Income from selling capital assets, like stocks, mutual funds or property, must be included on your taxes like income from working. However, instead of paying taxes on the entirety of the sales price, you must calculate your capital gains. In addition, it takes more time and tax forms to report your capital gains and losses when it comes time to file your return.
Understanding Capital Gains and Losses
Short-term capital gains and losses come from selling assets you've owned for a year or less. But, if you owned it for at least a year, it counts as a long-term gain or loss. The distinction comes into play in two ways. First, long-term gains are taxed at lower rates than short-term gains.
Second, when you're cancelling out gains and losses, you must cancel gains and losses in the same category first – and only if you have excess losses from one category can you use them against the other. For example, if you have $5,000 in short-term gains, $4,000 in long-term gains, and $3,000 in long-term losses, you must cancel out $3,000 in long-term gains.
Determining the Basis
Before you can determine your capital gain or loss, you need to know your basis for whatever you sold. Generally, basis refers to what you paid to acquire the item. For example, if you paid a $12 commission and $3,000 to buy a stock, your basis is $3,012. If you did $2,000 of plumbing work in exchange for a painting, your basis for the painting is $2,000.
When you inherit something from a someone who passes away, your basis generally is the fair market value on the date the person died, regardless of what the decedent paid for it.
How to Calculate Gains or Losses
When you sell stocks or shares in mutual funds, you must pay taxes on any capital gains. You can use an online mutual fund capital gains calculator to figure your gains, but you can also compute them yourself fairly simply.
To calculate your capital gains or losses on a particular trade, subtract your basis from your net proceeds. The net proceeds equal the amount you received after paying any expenses of the sale. For example, if you sell stock for $3,624, but you paid a $12 commission, your net proceeds are $3,612. If your basis for the stock is $3,012, subtract $3,012 from $3,612 to find you have a capital gain of $600. If your basis was $4,012, you'd have a $400 loss.
If you want to compute your percentage loss or gain, divide the loss or gain amount by the basis and multiply by 100. That number is your gain percentage if you made money or loss percentage if you lost money.
Reporting Capital Gains
To report your capital gains and losses, complete Form 8949 to show each transaction and how you figured your gains and losses. For example, if you have five different sales during the year, you need to show all five on your Form 8949. Then, copy your net long-term gain or loss to Part II of Schedule D of Form 1040 and your net short-term gain or loss to Part I of Schedule D. Use Schedule D to figure your net gains or losses, and copy the result to your Form 1040 tax return.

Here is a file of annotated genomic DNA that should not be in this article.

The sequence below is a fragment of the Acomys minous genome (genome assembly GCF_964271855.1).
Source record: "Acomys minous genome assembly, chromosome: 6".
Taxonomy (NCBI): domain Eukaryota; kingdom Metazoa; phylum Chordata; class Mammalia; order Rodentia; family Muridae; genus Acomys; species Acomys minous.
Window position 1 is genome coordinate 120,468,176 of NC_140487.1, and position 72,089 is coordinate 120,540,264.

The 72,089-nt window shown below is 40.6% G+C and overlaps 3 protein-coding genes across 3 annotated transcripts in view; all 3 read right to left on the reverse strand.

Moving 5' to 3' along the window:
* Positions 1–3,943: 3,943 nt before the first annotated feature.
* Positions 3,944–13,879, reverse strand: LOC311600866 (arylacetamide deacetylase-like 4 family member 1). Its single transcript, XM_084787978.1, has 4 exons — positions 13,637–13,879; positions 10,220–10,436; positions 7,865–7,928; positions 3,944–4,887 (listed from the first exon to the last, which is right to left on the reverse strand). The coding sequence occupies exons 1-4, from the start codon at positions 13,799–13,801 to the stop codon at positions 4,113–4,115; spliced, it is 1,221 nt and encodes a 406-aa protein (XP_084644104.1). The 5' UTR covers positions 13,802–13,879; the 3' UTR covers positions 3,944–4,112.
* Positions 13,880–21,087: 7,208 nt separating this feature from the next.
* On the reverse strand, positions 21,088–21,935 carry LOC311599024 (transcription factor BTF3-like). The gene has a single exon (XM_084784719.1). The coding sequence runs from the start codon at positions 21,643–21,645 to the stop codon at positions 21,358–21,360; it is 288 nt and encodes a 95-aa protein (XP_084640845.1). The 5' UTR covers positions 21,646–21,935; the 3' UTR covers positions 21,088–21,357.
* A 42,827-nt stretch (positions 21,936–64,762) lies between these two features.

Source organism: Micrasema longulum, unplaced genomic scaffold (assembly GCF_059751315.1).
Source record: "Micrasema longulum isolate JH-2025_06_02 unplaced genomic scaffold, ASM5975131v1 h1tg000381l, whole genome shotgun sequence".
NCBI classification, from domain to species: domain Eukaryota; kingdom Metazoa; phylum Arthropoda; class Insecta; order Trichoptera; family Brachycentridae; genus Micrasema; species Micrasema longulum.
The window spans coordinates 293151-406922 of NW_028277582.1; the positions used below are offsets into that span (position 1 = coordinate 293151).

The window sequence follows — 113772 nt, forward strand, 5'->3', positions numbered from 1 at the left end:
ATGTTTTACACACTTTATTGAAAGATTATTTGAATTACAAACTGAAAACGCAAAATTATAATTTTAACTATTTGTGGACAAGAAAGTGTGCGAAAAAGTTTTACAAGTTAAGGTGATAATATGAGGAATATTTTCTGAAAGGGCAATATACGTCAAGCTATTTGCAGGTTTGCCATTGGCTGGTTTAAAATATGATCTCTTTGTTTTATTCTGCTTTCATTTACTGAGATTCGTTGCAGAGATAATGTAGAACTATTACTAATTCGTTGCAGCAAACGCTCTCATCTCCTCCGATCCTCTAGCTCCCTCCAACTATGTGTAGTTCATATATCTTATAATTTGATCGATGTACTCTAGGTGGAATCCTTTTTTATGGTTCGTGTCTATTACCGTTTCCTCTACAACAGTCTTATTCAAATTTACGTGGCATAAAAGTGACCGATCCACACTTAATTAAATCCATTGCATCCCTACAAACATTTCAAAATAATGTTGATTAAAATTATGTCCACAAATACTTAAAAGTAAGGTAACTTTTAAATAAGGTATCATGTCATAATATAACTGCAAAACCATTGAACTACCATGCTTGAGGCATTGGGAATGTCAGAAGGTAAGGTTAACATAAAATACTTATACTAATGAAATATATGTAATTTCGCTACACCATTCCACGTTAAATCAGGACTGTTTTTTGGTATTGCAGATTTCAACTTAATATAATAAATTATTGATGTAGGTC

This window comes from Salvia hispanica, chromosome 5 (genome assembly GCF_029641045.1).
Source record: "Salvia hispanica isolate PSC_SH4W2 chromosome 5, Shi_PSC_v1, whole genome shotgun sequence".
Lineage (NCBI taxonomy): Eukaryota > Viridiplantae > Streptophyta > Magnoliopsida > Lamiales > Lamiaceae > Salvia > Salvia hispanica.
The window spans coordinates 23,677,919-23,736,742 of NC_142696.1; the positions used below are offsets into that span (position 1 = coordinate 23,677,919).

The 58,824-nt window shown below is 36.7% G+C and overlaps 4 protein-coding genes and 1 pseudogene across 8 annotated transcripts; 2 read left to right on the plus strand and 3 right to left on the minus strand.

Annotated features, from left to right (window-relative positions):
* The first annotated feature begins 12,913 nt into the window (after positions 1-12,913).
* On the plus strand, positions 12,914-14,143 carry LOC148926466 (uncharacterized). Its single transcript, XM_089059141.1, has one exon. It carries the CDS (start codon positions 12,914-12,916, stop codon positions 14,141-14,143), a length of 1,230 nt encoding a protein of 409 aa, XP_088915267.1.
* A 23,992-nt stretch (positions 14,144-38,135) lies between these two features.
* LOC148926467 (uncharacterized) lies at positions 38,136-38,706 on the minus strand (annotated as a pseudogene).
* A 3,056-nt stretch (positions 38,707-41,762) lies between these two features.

Non-Deductible Assets and Limitations
If you're using capital losses to offset capital gains, remember that only investment property losses are deductible. If you sell your motorcycle or a painting that you've had hanging in your home at a loss, that's not deductible. You can also deduct capital losses from your ordinary income, though you're only allowed to deduct up to $3,000 per year this way.
2019 Tax Law Effects
As of 2019, there are three tax brackets for long term capital gains tax rates, taxing gains at 0, 15 percent or 20 percent depending on your total maximum taxable income, not just capital gains and your filing status.
For example, in 2019, if you're single and made up to $39,375, ($38,600 for 2018), your capital gains are untaxed. If you made between $39,376 and $434,550, ($38,601 and $425,800 for 2018), your gains are taxed at 15 percent. If you made more than that, they're taxed at 20 percent.
Short term capital gains, taxed as ordinary income, currently benefit from being taxed at lower brackets than previous years due to recent tax law changes that reduces federal income tax brackets for tax years 2018 through 2025.
- Internal Revenue Service: Publication 550 – Investment Income and Expenses
- Internal Revenue Service: Topic 409 – Capital Gains and Losses
- Internal Revenue Service: Schedule D Instructions
- Internal Revenue Service: Form 8949, Sales and Other Dispositions of Capital Assets
- The Motley Fool: Your Guide to Capital Gains Taxes in 2018
- The Motley Fool: Long-Term Capital Gains Tax Rates in 2019
- Internal Revenue Service: Tax Reform
Based in the Kansas City area, Mike specializes in personal finance and business topics. He has been writing since 2009 and has been published by "Quicken," "TurboTax," and "The Motley Fool."